Preview Nights? E-mail
Tuesday, 12 May 2009 08:03



I think most of artists at craft shows have a bit of a problem with Preview Nights. At least those that I’ve spoken at the shows I’ve been visiting the past 9 months.

Usually it goes like this:

Me: How was the preview show last night?
Artist: (look of pain across the face) It was very slow. There were probably 50 or so people here.
Me: But they are buyers, right?
Artist: No.

The problem most artists have with preview nights is that they have to arrive a day early to show. And being that a craft show with a “Show Preview” usually takes place in a larger city (such as Philadelphia, Washington, Boston, etc.) this means an extra day of hotel and expense costs.

The preview night tickets can run anywhere from $50 or more, and the proceeds are usually used to help support a worthy local cause. A ticket many times includes some sort of party and a chance at being the first to buy from the artists.

This is all good if the show producers could guarantee that a number of buyers would buy those tickets. But with the economy the way it is, even the upper crust is feeling the pinch. And this means waiting until the weekend to walk the show – if they visit at all.

The question is who really benefits with these preview nights when they don’t live up to expectations?

The charity or cause? Maybe, depending on how much they have to invest to make it happen on their end.

The show producer? Probably not. In addition to advertising costs, there are other cost issues related to having the facility an extra day they must incur. Plus, if it doesn’t pay off, their reputation can take a hit.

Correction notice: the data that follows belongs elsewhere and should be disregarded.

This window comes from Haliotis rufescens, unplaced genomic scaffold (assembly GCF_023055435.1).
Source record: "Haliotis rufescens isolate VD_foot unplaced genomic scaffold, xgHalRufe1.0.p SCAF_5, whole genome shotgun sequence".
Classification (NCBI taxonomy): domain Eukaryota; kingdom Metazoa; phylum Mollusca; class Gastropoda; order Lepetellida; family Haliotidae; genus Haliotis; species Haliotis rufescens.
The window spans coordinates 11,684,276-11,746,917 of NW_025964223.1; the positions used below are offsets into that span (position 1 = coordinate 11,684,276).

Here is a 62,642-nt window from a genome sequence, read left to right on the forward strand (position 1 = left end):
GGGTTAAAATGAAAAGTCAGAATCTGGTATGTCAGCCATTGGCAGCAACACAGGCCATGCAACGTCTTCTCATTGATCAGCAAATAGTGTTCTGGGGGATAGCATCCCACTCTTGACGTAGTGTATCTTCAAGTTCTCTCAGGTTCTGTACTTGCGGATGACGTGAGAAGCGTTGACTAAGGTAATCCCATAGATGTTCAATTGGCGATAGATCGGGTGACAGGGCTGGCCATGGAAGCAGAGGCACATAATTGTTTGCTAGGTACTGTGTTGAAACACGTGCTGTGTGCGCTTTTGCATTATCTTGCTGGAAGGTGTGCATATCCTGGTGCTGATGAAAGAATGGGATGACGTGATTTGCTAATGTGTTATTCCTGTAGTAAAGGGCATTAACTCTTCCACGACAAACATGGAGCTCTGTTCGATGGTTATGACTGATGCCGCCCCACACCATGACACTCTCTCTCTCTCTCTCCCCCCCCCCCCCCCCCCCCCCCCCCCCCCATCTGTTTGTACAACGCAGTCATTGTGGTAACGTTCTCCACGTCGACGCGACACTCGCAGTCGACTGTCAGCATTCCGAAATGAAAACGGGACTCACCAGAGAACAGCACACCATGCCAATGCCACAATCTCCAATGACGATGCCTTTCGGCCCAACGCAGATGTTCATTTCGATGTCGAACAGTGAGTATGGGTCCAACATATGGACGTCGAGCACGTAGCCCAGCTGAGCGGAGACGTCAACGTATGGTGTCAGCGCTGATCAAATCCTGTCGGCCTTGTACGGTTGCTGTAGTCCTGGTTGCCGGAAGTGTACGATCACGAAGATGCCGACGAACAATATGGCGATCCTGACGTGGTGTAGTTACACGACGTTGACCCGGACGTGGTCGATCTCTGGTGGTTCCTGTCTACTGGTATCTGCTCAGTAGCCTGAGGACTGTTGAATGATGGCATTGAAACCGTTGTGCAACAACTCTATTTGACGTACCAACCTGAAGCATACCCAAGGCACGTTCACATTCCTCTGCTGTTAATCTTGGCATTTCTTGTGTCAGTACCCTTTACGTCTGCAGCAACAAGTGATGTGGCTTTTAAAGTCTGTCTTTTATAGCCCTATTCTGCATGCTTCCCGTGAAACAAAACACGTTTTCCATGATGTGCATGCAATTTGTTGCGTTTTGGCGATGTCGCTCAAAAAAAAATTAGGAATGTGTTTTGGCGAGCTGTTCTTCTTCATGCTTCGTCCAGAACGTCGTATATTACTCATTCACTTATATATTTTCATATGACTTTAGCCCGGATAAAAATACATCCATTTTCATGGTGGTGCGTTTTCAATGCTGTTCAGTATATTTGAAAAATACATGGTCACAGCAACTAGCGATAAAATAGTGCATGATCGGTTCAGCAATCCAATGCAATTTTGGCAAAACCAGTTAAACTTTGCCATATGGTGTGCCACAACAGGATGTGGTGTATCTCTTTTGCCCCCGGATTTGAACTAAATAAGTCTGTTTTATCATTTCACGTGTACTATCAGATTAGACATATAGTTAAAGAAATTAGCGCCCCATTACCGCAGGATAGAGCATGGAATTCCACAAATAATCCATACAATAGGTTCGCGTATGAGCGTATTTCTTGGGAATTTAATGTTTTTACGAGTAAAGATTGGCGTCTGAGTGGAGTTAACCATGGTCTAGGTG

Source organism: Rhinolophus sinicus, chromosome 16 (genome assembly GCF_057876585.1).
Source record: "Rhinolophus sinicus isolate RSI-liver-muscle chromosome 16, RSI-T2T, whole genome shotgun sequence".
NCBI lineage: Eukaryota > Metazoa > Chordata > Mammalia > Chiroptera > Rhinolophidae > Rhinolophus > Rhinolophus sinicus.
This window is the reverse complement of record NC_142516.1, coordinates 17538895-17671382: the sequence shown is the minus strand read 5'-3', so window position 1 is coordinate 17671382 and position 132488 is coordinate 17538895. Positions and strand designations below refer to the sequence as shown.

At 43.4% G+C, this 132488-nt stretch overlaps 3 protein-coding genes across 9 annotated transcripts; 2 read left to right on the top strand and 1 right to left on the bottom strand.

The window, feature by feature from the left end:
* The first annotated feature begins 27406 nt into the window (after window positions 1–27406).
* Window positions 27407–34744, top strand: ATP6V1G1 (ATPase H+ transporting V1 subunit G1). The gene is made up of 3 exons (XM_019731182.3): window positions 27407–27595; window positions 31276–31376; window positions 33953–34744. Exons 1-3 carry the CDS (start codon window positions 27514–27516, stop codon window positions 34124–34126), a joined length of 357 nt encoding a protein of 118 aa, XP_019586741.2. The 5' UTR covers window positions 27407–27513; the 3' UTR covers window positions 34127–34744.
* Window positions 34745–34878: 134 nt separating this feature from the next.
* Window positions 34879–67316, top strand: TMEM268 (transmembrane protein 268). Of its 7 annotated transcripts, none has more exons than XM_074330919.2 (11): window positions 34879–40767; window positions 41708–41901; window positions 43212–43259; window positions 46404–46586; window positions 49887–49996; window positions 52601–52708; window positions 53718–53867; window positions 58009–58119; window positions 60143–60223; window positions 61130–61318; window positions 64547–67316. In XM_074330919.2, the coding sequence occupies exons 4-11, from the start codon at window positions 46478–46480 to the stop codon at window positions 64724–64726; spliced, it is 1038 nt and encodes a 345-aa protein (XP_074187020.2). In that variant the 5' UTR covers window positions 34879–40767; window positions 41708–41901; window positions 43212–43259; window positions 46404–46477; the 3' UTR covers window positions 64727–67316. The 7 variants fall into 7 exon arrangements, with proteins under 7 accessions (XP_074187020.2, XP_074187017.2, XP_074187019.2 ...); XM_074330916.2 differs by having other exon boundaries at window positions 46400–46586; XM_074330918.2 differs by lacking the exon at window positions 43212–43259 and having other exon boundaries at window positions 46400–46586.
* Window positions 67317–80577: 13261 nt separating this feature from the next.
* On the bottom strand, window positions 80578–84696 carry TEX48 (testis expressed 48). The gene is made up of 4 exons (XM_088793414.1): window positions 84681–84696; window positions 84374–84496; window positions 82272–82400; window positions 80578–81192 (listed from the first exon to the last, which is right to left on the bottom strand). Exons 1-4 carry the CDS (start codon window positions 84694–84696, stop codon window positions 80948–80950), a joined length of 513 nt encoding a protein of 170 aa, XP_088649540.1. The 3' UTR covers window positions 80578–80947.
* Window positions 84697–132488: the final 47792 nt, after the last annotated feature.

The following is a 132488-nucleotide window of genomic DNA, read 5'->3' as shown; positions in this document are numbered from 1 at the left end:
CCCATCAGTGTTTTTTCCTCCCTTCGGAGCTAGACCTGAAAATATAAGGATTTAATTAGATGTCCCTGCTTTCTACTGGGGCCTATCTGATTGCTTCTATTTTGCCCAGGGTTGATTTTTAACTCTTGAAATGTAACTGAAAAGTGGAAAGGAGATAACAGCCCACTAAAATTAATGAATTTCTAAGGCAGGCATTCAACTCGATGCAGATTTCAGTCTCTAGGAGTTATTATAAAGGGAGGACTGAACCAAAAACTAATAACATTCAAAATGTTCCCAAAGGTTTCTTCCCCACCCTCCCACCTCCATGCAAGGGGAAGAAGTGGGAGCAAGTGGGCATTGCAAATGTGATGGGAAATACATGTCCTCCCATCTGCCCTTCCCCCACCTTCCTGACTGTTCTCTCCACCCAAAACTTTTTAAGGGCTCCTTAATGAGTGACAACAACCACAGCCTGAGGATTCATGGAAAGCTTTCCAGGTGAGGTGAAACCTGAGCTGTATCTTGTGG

The artist? No. Unless they can recoup the cost for that extra day (plus a little profit) it’s a waste of their time and money. The chance of them selling anything is small when the ratio is 3 to 1 (artists to shoppers).

What are some solutions to solving the preview night blues? Artists I’ve spoken with have been eager to give me their solutions. Here are a few:

Don’t do it at all – at least until the economy changes.
Cancel if a minimum of tickets aren’t sold in advance.
If enough tickets aren’t pre-sold, give tickets to concierges at the best hotels in the city of the show to present to clients free of charge, for entrance after the goodies have been consumed.

I’ve only been to a few preview nights myself. Given that it was a few years ago, the ones I went to weren’t affected by an economy in the tank. I found them interesting and fun, but they were never really crowded and the aisles were naturally thin.

Hopefully while show producers are planning for their round of 2010 shows, they will communicate with their artists and find out if the effort a preview night takes from all involved is really worth having one.




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